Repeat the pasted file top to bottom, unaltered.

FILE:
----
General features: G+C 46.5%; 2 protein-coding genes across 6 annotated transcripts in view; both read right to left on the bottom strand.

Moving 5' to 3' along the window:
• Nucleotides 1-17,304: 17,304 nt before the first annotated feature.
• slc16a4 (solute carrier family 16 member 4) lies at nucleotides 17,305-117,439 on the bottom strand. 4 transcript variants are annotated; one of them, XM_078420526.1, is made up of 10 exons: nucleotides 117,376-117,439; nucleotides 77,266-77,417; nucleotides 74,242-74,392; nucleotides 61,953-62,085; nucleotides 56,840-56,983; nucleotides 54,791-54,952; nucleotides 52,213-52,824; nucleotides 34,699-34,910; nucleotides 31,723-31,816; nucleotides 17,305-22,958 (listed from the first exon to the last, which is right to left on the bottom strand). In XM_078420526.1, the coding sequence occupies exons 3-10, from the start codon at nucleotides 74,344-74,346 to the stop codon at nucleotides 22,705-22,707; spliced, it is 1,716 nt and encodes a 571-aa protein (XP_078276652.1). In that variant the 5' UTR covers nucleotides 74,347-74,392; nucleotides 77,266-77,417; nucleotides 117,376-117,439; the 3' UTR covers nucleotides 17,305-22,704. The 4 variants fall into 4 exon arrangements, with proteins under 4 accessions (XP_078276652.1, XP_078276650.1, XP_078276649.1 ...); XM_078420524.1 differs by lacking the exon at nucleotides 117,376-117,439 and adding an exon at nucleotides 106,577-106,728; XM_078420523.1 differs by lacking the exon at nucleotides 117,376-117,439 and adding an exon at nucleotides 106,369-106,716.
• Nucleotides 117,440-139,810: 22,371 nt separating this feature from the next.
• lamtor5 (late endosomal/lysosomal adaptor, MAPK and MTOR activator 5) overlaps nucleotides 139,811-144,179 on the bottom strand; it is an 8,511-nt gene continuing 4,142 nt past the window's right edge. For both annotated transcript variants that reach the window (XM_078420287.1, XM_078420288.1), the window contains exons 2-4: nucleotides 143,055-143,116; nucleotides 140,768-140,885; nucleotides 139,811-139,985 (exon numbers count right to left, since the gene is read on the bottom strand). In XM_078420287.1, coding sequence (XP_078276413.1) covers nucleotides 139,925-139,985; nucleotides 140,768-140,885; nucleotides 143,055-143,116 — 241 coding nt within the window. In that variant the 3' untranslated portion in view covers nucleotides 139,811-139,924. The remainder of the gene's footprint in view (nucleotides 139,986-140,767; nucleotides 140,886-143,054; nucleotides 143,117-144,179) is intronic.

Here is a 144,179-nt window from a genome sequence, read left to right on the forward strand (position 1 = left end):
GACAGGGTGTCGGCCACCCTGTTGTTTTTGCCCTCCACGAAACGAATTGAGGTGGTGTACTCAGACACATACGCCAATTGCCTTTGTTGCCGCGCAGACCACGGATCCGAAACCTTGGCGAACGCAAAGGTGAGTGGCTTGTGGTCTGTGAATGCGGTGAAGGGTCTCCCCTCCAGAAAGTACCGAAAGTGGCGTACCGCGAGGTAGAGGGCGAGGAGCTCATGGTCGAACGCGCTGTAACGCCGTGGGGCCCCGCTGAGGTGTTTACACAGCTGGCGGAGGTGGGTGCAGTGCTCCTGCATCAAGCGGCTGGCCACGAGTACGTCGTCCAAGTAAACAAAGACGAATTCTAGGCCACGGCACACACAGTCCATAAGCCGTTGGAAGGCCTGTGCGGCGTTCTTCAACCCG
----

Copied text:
General features: G+C 46.5%; 2 protein-coding genes across 6 annotated transcripts in view; both read right to left on the bottom strand.

Moving 5' to 3' along the window:
• Nucleotides 1-17,304: 17,304 nt before the first annotated feature.
• slc16a4 (solute carrier family 16 member 4) lies at nucleotides 17,305-117,439 on the bottom strand. 4 transcript variants are annotated; one of them, XM_078420526.1, is made up of 10 exons: nucleotides 117,376-117,439; nucleotides 77,266-77,417; nucleotides 74,242-74,392; nucleotides 61,953-62,085; nucleotides 56,840-56,983; nucleotides 54,791-54,952; nucleotides 52,213-52,824; nucleotides 34,699-34,910; nucleotides 31,723-31,816; nucleotides 17,305-22,958 (listed from the first exon to the last, which is right to left on the bottom strand). In XM_078420526.1, the coding sequence occupies exons 3-10, from the start codon at nucleotides 74,344-74,346 to the stop codon at nucleotides 22,705-22,707; spliced, it is 1,716 nt and encodes a 571-aa protein (XP_078276652.1). In that variant the 5' UTR covers nucleotides 74,347-74,392; nucleotides 77,266-77,417; nucleotides 117,376-117,439; the 3' UTR covers nucleotides 17,305-22,704. The 4 variants fall into 4 exon arrangements, with proteins under 4 accessions (XP_078276652.1, XP_078276650.1, XP_078276649.1 ...); XM_078420524.1 differs by lacking the exon at nucleotides 117,376-117,439 and adding an exon at nucleotides 106,577-106,728; XM_078420523.1 differs by lacking the exon at nucleotides 117,376-117,439 and adding an exon at nucleotides 106,369-106,716.
• Nucleotides 117,440-139,810: 22,371 nt separating this feature from the next.
• lamtor5 (late endosomal/lysosomal adaptor, MAPK and MTOR activator 5) overlaps nucleotides 139,811-144,179 on the bottom strand; it is an 8,511-nt gene continuing 4,142 nt past the window's right edge. For both annotated transcript variants that reach the window (XM_078420287.1, XM_078420288.1), the window contains exons 2-4: nucleotides 143,055-143,116; nucleotides 140,768-140,885; nucleotides 139,811-139,985 (exon numbers count right to left, since the gene is read on the bottom strand). In XM_078420287.1, coding sequence (XP_078276413.1) covers nucleotides 139,925-139,985; nucleotides 140,768-140,885; nucleotides 143,055-143,116 — 241 coding nt within the window. In that variant the 3' untranslated portion in view covers nucleotides 139,811-139,924. The remainder of the gene's footprint in view (nucleotides 139,986-140,767; nucleotides 140,886-143,054; nucleotides 143,117-144,179) is intronic.

Here is a 144,179-nt window from a genome sequence, read left to right on the forward strand (position 1 = left end):
GACAGGGTGTCGGCCACCCTGTTGTTTTTGCCCTCCACGAAACGAATTGAGGTGGTGTACTCAGACACATACGCCAATTGCCTTTGTTGCCGCGCAGACCACGGATCCGAAACCTTGGCGAACGCAAAGGTGAGTGGCTTGTGGTCTGTGAATGCGGTGAAGGGTCTCCCCTCCAGAAAGTACCGAAAGTGGCGTACCGCGAGGTAGAGGGCGAGGAGCTCATGGTCGAACGCGCTGTAACGCCGTGGGGCCCCGCTGAGGTGTTTACACAGCTGGCGGAGGTGGGTGCAGTGCTCCTGCATCAAGCGGCTGGCCACGAGTACGTCGTCCAAGTAAACAAAGACGAATTCTAGGCCACGGCACACACAGTCCATAAGCCGTTGGAAGGCCTGTGCGGCGTTCTTCAACCCG